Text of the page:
LensesEdmund Optics 25 mm diameter, 100 mm focal length (NA = 0.124)Edmund Optics 6 mm diameter, 72 mm focal length (NA = 0.04)
LED arrayAdafruit DotStar 8 × 32 LED matrix2× Adafruit NeoPixel 40 LED Shields
Sample locationFour samples equidistant (~40 mm) from the optical axis.Up to 76 wells in a 96-well plate (Figure 3A).
Frame rateImages captured at 160 fps for four sample (Figure 2A–C and 40.0 fps/sample) or 60 fps for four samples (Figure 2D–F and 15 fps/sample).Images captured at 120 fps for eight samples (Figure 3 and 15 fps/sample). Different sampling rates are shown in Video 1.
Usage notesVibrations in cardiac experiments were damped by using Sorbothane isolators (Thorlabs AV5), and room light was blocked using black aluminium foil (Thorlabs BFK12). We use a 640 × 512 pixel ROI for the camera in Configuration 2 as the illumination spot is smaller than the camera FOV. Camera placement obscures 12 wells in the 96-well plate imaged in Configuration 2 (see Figure 3A), and the use of two commercial 40 element LED arrays precludes imaging all wells in a 96-well plate as the LEDs are permanently mounted on a board that is too large to be tiled without leaving gaps. In addition, some wells (marked in Figure 3A) were inadvertently obscured by hardware between the sample and objective lenses for the motion quantification experiment in Figure 3; however, the number of imaged wells was considered to be sufficient to demonstrate the utility of the RAP system.
Table 2
Comparison between conventional and RAP imaging systems.
Conventional microscopeRAP microscope
ResolutionNA = 0.025 (1×) to 0.95 (40×)NA = 0.04 and 0.124 (1.4× and 1×)
Image qualityOptimal
(multi-element objectives correct for most aberrations)
(single-element lenses used as objectives display spherical and other aberrations)
ModalitiesBright-field, phase contrast, DIC, fluorescenceBright-field, multi-sample
Scan time*~8 min (no autofocus)
~11 min (with autofocus)
1 min (no focus)
2 min (LED colour switching)
Focal driftModerate to low (due to the use of a heavy machined platform, with further improvements afforded to autofocus systems)Moderate to high (focal plane drift is expected due to light, 3D printed parts, but its impact can be mitigated by LED colour switching)
CostHigh (~$30,000 with automated x,y,z stages)Low ($1750–$3250)
Automation§Good (many automated microscopes are fully programmable)Unknown (fully programmable, but not validated as part of a conventional high-throughput workflow)
  1. *Scan time is estimated for measuring the 72 unobstructed wells in a 96-well plate to allow direct comparison to the data in Figure 3. The estimate is based on moving serially between wells with a transit time of 0.5 s and imaging 100 frames at 15 fps. Examples from the literature vary considerably (e.g. up to one hour using 3D printed automation technologies, due to limitations in hardware communication speeds: see Schneidereit et al., 2017).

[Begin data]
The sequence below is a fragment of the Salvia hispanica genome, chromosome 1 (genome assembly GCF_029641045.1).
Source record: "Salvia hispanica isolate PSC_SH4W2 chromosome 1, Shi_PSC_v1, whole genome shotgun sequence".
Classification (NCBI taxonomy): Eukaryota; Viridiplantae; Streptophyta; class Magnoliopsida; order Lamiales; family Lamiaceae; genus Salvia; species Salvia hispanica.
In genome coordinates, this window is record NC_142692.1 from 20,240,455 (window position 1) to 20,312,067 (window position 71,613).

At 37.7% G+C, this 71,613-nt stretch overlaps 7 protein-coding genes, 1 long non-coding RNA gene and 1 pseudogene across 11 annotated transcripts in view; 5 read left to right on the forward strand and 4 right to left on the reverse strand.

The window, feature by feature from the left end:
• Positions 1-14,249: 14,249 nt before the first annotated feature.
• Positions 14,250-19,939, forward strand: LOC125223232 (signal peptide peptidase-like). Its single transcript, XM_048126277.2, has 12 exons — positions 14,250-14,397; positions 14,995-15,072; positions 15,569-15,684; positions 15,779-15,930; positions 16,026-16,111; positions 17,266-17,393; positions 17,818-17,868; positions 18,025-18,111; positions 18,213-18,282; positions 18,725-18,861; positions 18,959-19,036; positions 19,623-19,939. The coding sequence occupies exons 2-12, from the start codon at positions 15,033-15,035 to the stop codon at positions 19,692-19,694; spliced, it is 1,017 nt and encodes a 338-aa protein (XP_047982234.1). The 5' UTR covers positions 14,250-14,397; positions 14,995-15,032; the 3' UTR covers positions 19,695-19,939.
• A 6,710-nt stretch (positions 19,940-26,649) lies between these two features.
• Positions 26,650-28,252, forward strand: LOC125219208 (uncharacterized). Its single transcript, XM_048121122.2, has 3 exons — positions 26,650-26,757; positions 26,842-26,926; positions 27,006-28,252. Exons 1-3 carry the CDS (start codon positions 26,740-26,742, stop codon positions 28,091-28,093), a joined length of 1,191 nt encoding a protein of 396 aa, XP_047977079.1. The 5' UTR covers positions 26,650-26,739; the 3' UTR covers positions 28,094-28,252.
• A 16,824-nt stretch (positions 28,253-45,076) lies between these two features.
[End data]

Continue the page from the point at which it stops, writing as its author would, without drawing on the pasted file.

We assume the autofocus algorithm takes on average 2.5 s (see Geusebroek et al., 2000).

  2. The cost for the RAP system depends on the number of objective lenses used: Configuration 1 costs approximately $1750, while Configuration 2 (with 76 wells) costs approximately $3,250, as the cost for the cameras in both configurations are similar (~$400). Costs are in USD.

    §‘Automation’ refers to a system’s ability to be integrated into robotic workflows. Conventional automated microscopes are core components of high-throughput screening platforms with sample and drug delivery capabilities. While our system is in principle compatible with these technologies (e.g. by leveraging existing open-source software, see Booth et al., 2018), it has not been tested in these settings.

Table 3
Comparison of image quality (intensity contrast and estimated lateral width of the point spread function) for varying distances from the optic axis.
Off-axis distance (mm)Contrast at 25 lp/mmEstimated FWHM (μm)

Additional files

Source code 1

Arduino code for controlling the camera and LED array for Configuration 1.

Source code 2

Python code for sorting images for each sample into unique directories.

Supplementary file 1

STL files and instructions for assembling RAP Configurations 1 and 2.

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  1. Mishal Ashraf
  2. Sharika Mohanan
  3. Byu Ri Sim
  4. Anthony Tam
  5. Kiamehr Rahemipour
  6. Denis Brousseau
  7. Simon Thibault
  8. Alexander D Corbett
  9. Gil Bub
Random access parallel microscopy
eLife 10:e56426.